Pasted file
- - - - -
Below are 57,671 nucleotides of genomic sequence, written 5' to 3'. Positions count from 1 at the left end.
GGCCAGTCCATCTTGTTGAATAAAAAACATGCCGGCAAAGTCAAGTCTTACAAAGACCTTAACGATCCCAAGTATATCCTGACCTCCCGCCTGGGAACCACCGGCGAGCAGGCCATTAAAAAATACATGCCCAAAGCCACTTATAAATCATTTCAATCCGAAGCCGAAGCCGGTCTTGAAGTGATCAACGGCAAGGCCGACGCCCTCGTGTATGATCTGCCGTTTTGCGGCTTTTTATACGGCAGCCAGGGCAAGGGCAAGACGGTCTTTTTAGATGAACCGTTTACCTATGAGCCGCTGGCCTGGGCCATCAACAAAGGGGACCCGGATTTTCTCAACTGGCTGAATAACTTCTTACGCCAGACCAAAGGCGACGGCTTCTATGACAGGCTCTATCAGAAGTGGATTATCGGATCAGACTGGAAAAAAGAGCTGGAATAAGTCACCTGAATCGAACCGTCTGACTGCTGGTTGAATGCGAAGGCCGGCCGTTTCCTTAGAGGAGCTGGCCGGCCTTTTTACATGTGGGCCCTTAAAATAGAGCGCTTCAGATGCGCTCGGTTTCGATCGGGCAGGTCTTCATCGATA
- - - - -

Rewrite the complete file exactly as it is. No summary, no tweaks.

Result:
Below are 57,671 nucleotides of genomic sequence, written 5' to 3'. Positions count from 1 at the left end.
GGCCAGTCCATCTTGTTGAATAAAAAACATGCCGGCAAAGTCAAGTCTTACAAAGACCTTAACGATCCCAAGTATATCCTGACCTCCCGCCTGGGAACCACCGGCGAGCAGGCCATTAAAAAATACATGCCCAAAGCCACTTATAAATCATTTCAATCCGAAGCCGAAGCCGGTCTTGAAGTGATCAACGGCAAGGCCGACGCCCTCGTGTATGATCTGCCGTTTTGCGGCTTTTTATACGGCAGCCAGGGCAAGGGCAAGACGGTCTTTTTAGATGAACCGTTTACCTATGAGCCGCTGGCCTGGGCCATCAACAAAGGGGACCCGGATTTTCTCAACTGGCTGAATAACTTCTTACGCCAGACCAAAGGCGACGGCTTCTATGACAGGCTCTATCAGAAGTGGATTATCGGATCAGACTGGAAAAAAGAGCTGGAATAAGTCACCTGAATCGAACCGTCTGACTGCTGGTTGAATGCGAAGGCCGGCCGTTTCCTTAGAGGAGCTGGCCGGCCTTTTTACATGTGGGCCCTTAAAATAGAGCGCTTCAGATGCGCTCGGTTTCGATCGGGCAGGTCTTCATCGATA